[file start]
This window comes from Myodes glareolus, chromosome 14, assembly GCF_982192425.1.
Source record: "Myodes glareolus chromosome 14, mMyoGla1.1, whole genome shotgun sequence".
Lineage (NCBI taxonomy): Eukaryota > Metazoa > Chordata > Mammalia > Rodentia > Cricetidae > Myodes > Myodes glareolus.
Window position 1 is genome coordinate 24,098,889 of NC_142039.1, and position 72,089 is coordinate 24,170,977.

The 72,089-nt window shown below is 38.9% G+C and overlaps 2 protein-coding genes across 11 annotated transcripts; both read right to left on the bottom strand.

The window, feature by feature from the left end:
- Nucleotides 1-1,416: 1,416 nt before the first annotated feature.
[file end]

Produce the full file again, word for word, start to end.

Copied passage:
This window comes from Myodes glareolus, chromosome 14, assembly GCF_982192425.1.
Source record: "Myodes glareolus chromosome 14, mMyoGla1.1, whole genome shotgun sequence".
Lineage (NCBI taxonomy): Eukaryota > Metazoa > Chordata > Mammalia > Rodentia > Cricetidae > Myodes > Myodes glareolus.
Window position 1 is genome coordinate 24,098,889 of NC_142039.1, and position 72,089 is coordinate 24,170,977.

The 72,089-nt window shown below is 38.9% G+C and overlaps 2 protein-coding genes across 11 annotated transcripts; both read right to left on the bottom strand.

The window, feature by feature from the left end:
- Nucleotides 1-1,416: 1,416 nt before the first annotated feature.